We would not be constrained to say that the failure of the plaintiff to decrease his speed as he approached or entered the intersection, standing alone, would preclude him from the benefits of the instruction on sudden emergency. Certainly, if plaintiff had approached the intersection at ten miles per hour, he would not have per se, wholly or in material part, caused the emergency because he failed to reduce *647bis speed. Thus, whether plaintiff had the right to assume that the defendant would not enter the intersection until she could safely do so, and whether plaintiff’s failure to decrease his speed upon approaching or entering the intersection constituted negligence, are questions of fact to be determined by the jury.
Considering the evidence in the light most favorable to the plaintiff, which we must do, Hunt v. Truck Supplies, 266 N.C. 314, 146 S.E. 2d 84, we hold that all of the evidence does not show that the plaintiff by his negligence brought about or contributed to the emergency. These matters are for jury determination under proper instructions, applying the doctrine of sudden emergency. Hence, it becomes necessary to determine if the trial judge properly related his instructions as to sudden emergency to the second issue.
The court made no reference to the doctrine of sudden emergency while instructing on the second issue (contributory negligence). While charging on the first issue, the court made the general statement: “Now, further, with respect to the general propositions of law, the court further wishes to tell you that the law goes further with respect to this and you will also consider what I am about to tell you later on with regard to the second issue, which is contributory negligence; but what I am going to tell you now you will consider in respect to this issue and you will also consider it with respect to the second issue.” After making this statement, the judge charged on several other matters before he mentioned the doctrine of sudden emergency in his charge on the first issue. Later, while charging on contributory negligence, he instructed the jury to answer the second issue “Yes” if they found, inter alia, that plaintiff was negligent in that he failed to keep a proper lookout or that he failed to keep his automobile under proper control, or that he operated his automobile at a greater rate of speed than allowed by law, or he operated his motor vehicle at a greater rate of speed than was reasonably prudent under existing conditions, considering any - special hazards that may have existed at the time in question, and particularly in regard to an intersection.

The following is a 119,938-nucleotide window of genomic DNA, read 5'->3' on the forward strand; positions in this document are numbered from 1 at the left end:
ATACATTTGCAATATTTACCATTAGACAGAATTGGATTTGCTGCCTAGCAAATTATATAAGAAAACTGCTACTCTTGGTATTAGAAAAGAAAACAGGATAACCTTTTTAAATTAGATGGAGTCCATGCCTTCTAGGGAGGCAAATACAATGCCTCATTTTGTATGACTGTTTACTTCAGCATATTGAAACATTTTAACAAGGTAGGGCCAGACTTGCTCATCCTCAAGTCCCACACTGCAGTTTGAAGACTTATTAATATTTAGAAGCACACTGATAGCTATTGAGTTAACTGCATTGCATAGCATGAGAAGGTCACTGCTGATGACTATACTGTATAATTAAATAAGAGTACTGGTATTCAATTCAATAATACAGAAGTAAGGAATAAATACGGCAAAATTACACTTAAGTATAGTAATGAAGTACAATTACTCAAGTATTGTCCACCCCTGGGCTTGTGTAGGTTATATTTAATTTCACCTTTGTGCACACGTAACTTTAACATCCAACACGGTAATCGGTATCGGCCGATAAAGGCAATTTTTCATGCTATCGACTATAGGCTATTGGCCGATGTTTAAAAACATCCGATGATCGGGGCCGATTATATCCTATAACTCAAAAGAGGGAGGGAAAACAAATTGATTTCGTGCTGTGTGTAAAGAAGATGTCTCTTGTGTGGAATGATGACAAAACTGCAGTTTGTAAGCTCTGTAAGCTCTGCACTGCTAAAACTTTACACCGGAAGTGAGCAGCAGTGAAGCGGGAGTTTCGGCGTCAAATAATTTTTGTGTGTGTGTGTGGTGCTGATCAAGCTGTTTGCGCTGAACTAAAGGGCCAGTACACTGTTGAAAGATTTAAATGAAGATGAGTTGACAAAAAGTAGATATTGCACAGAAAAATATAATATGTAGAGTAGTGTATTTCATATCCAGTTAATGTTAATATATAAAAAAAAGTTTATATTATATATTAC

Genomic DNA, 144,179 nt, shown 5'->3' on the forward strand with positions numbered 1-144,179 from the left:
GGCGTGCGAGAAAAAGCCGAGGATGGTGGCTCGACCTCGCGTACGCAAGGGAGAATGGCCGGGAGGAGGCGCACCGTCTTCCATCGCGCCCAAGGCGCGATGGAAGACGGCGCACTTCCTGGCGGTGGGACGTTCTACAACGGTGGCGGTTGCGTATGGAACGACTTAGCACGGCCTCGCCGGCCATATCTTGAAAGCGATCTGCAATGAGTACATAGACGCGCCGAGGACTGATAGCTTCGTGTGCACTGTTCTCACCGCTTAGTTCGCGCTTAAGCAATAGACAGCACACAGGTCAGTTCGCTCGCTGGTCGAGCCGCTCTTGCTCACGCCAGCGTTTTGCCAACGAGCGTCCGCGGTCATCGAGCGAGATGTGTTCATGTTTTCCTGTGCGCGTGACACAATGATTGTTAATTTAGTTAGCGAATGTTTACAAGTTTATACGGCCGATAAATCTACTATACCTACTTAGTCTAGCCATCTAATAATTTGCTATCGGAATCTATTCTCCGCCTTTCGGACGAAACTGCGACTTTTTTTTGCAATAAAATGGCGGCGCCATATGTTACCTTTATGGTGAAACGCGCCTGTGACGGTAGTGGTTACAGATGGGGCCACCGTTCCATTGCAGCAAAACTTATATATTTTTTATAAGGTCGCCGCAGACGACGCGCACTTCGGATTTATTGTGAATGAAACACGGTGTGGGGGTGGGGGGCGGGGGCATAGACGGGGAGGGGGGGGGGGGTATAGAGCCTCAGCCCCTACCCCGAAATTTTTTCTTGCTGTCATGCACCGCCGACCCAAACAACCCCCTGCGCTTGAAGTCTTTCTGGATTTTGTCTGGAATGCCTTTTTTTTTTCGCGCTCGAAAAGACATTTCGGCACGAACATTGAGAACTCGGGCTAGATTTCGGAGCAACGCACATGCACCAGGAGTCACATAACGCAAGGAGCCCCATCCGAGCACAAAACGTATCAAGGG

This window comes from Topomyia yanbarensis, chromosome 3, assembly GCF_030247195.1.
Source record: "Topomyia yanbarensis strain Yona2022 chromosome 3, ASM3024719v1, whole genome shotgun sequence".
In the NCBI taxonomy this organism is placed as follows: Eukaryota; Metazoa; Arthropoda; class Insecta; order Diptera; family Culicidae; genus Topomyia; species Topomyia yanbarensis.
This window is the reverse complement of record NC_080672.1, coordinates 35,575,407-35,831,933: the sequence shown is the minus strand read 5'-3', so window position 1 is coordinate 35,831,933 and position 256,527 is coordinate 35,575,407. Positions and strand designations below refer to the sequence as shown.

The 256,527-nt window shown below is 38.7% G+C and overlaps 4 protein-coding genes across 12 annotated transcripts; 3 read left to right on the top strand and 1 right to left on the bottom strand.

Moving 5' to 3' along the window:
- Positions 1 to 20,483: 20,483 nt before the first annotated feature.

In the recent case of Hunt v. Truck Supplies, supra, this Court held that although it is well established that a charge must be considered and interpreted contextually, the failure to relate defendant’s plea of sudden emergency and the evidence pertinent thereto to the proper issue was erroneous and prejudicial, and was not cured by a later general instruction on the doctrine of sudden emergency not related to the particular issue.
In the instant case the instructions given on the first issue as to the doctrine of sudden emergency were not clearly related to the second issue (contributory negligence). Therefore, we cannot assume *648that the jury understood that the explicit instructions to answer the second issue “Yes” would be in any way altered by the previous instructions on the doctrine of sudden emergency. The trial judge failed to properly relate the doctrine of sudden emergency to the issue of contributory negligence.
For reasons stated, plaintiff is entitled to a